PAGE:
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J Neurophysiol. 1996 Jun;75(6):2334-43.

Unified theory regarding A/P and M/L balance in quiet stance.

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Department of Kinesiology, University of Waterloo, Ontario, Canada.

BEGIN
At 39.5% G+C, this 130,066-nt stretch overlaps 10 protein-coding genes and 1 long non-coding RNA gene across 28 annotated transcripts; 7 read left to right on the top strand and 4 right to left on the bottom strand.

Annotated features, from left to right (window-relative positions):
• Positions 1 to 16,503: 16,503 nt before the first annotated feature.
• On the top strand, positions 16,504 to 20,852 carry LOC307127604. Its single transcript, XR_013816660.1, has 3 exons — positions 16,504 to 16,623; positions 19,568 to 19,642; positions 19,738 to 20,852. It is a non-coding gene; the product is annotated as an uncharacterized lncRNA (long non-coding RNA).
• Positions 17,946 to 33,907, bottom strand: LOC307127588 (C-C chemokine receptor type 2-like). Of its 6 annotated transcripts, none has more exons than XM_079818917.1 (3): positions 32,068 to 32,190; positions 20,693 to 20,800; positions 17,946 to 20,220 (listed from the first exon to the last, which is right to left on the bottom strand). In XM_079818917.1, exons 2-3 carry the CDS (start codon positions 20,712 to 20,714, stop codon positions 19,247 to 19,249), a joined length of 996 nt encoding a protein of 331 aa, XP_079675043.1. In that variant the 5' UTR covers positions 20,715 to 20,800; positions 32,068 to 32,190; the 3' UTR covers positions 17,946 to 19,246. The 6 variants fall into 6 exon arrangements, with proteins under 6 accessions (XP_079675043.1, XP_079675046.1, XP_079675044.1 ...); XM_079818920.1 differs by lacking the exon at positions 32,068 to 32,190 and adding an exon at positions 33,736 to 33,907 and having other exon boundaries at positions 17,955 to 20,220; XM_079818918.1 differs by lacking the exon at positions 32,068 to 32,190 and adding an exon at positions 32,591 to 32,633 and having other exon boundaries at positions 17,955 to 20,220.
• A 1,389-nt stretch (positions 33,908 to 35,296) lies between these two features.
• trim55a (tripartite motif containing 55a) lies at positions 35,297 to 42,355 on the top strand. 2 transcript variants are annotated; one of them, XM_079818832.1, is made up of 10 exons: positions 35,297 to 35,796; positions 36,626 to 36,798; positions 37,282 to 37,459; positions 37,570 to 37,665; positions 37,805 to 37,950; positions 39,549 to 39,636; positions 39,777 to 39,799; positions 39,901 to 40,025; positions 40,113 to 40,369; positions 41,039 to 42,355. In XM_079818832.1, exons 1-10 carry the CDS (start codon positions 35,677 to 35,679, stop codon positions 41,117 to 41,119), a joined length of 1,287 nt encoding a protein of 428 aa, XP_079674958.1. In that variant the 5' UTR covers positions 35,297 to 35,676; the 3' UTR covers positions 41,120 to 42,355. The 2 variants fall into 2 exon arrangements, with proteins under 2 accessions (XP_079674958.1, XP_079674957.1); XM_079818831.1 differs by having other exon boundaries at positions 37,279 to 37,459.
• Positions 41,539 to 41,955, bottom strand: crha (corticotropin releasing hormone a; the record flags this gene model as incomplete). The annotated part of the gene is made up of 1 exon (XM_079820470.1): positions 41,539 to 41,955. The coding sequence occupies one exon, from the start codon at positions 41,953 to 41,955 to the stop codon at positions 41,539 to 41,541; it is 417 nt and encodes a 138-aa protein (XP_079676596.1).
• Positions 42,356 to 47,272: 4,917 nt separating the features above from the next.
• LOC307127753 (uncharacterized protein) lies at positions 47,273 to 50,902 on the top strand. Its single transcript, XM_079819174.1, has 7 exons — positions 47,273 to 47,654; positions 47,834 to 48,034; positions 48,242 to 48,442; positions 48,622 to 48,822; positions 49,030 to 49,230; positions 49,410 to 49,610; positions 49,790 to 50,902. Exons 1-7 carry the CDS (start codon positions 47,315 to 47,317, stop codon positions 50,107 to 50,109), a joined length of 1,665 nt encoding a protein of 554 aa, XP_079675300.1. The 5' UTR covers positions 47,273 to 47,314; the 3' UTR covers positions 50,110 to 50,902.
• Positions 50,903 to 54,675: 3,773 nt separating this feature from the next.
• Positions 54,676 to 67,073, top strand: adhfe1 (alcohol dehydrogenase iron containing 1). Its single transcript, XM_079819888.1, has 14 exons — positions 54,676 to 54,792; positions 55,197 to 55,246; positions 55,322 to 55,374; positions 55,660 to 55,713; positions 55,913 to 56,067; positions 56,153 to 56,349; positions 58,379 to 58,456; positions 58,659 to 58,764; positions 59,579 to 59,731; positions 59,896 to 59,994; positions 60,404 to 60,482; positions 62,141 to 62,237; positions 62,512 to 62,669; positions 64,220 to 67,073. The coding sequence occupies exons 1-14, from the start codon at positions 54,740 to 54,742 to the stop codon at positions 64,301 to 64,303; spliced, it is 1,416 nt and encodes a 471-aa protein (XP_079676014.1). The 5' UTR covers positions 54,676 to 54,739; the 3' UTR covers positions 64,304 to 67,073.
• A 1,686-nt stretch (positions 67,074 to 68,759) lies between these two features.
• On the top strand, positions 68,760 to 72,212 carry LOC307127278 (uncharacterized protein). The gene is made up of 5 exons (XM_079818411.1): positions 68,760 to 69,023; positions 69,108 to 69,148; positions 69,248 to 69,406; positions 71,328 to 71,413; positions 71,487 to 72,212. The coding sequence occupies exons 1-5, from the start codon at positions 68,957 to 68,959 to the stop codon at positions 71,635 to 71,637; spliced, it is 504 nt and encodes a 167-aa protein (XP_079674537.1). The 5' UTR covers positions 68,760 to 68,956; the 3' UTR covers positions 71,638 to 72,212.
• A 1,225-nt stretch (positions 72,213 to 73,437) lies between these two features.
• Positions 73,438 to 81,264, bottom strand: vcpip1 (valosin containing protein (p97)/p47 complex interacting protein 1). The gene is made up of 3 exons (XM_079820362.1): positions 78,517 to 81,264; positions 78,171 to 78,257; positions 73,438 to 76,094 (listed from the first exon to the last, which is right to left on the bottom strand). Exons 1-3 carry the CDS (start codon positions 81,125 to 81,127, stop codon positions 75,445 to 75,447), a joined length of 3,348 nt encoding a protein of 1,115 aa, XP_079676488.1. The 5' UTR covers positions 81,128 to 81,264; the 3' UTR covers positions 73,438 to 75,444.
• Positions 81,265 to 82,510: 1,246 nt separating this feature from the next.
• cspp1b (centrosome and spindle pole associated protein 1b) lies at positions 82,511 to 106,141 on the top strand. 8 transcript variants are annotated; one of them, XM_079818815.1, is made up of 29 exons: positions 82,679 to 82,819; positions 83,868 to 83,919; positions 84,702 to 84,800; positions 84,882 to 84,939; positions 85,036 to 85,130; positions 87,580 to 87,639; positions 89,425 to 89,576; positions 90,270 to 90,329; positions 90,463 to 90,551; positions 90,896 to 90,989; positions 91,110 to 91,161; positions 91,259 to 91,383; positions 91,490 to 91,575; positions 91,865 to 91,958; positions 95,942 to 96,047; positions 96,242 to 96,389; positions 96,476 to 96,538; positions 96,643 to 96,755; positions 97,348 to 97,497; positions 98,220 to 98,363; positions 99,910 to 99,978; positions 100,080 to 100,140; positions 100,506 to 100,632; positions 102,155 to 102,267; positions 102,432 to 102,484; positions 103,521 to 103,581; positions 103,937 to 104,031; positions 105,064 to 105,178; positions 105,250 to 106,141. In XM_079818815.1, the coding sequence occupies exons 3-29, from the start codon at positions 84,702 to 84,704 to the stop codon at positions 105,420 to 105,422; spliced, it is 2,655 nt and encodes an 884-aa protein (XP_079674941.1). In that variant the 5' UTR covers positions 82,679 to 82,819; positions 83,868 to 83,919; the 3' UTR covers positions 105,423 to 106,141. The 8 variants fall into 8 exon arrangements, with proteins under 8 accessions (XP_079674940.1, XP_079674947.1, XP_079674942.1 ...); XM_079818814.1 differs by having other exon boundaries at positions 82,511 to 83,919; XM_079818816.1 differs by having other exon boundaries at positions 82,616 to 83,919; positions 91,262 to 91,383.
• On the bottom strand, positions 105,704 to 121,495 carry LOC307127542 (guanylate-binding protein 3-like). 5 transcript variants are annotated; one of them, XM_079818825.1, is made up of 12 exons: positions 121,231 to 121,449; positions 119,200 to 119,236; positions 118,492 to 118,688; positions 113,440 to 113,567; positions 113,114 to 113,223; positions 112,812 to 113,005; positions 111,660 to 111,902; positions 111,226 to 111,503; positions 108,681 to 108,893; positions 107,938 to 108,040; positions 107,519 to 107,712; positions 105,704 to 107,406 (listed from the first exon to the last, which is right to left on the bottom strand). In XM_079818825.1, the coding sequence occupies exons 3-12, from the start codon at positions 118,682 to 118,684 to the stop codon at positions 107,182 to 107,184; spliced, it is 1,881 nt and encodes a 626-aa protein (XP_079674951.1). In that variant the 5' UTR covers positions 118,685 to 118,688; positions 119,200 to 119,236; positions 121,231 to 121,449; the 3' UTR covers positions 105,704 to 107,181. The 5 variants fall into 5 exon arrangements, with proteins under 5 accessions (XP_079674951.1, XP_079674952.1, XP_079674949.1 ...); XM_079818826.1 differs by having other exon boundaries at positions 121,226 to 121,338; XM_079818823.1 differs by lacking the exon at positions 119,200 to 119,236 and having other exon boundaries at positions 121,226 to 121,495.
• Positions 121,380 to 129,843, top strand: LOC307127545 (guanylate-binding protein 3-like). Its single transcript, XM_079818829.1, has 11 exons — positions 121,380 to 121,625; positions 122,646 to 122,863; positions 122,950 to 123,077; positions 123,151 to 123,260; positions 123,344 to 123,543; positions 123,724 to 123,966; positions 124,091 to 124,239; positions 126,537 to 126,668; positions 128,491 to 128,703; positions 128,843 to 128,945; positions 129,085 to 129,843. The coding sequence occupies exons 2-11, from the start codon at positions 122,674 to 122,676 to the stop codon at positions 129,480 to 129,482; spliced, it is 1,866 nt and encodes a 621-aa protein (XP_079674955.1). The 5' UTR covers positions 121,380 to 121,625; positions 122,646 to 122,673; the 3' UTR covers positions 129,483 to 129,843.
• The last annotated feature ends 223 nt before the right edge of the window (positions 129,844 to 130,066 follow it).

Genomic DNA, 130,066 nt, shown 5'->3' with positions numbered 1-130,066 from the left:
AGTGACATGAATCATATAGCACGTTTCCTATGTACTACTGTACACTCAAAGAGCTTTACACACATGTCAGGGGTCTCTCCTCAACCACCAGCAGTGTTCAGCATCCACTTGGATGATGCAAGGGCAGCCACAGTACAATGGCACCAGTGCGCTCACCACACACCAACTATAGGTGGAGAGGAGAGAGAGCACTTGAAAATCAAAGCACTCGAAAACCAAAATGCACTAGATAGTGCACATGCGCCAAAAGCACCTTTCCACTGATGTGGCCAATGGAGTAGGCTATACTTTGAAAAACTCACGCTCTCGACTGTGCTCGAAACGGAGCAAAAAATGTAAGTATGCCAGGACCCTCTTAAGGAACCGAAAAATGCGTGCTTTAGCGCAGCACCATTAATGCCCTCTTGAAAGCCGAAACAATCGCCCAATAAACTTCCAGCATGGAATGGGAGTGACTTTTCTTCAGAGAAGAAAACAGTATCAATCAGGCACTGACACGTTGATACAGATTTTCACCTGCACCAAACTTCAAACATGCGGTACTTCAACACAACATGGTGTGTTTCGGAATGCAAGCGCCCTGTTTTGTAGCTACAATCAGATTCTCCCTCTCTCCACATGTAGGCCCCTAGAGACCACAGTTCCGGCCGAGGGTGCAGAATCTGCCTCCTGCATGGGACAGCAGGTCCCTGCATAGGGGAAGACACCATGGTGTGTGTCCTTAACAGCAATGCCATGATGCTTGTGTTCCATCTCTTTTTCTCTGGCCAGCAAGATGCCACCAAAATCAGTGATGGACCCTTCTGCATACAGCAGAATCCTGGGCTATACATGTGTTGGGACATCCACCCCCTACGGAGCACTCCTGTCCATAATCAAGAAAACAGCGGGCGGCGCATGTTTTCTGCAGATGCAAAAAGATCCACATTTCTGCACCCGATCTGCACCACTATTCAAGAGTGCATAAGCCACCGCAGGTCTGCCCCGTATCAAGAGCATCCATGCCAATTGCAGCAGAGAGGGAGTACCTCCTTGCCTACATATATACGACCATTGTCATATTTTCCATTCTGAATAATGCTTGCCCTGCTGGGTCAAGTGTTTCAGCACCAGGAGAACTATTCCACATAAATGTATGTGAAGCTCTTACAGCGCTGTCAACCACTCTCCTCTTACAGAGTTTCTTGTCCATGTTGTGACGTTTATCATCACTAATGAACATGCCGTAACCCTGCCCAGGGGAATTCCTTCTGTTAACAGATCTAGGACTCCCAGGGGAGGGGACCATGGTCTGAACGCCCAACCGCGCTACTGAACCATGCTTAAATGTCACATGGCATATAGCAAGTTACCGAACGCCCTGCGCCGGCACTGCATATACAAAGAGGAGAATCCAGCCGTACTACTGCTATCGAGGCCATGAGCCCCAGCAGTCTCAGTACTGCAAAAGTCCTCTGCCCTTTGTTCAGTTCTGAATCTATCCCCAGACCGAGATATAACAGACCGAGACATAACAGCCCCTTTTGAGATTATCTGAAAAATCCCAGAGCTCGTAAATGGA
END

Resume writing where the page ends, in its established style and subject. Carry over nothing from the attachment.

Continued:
1. Control of posture in quiet stance has been quantified by center of pressure (COP) changes in the anterior-posterior (A/P) and medial-lateral (M/L) directions from a single force platform. Recording from a single force platform, researchers are unable to recognize two separate mechanisms that become evident when two force platforms are used. Depending on the stance position taken, many combinations of an ankle mechanism and a hip (load/unload) mechanism are evident. In side-by-side stance, A/P balance is totally under ankle (plantar/dorsiflexor) control, whereas M/L balance is under hip (abductor/adductor) control. In tandem stance, the A/P balance is dominated by the hip mechanism, with mixed and small or sometimes negligible contributions by the ankle plantar/dorsiflexors: for M/L balance, the reverse is evident; ankle invertors/evertors dominate, with mixed and small contribution from the hip load/unload mechanism. In an intermediate 45 degrees stance position, both ankle and hip mechanisms contribute to the net balance control in totally different ways. In the M/L direction the two strategies reinforce, whereas in the A/P direction the ankle mechanism must overcome and cancel most of the inappropriate contribution by the hip load/unload mechanism. A spatial plot of the separate mechanisms reveals the fact that the random-looking COP scatter plot is nothing more than a spatial and temporal summation of two separate spatial plots. A straight line joining the individual COPs under each foot is the load/unload line controlled by the hip mechanism. At right angles to this load/unload line in the side-by-side and tandem positions is the independent control line by the ankle muscles. In an intermediate standing position, the separate control lines exist, but now the ankle control is not orthogonal to the load/unload line; rather, it acts at an angle of approximately 60 degrees. The direction of these ankle control and load/unload lines also allows us to pinpoint the muscle groups responsible at the ankle and hip in any of the stance positions.

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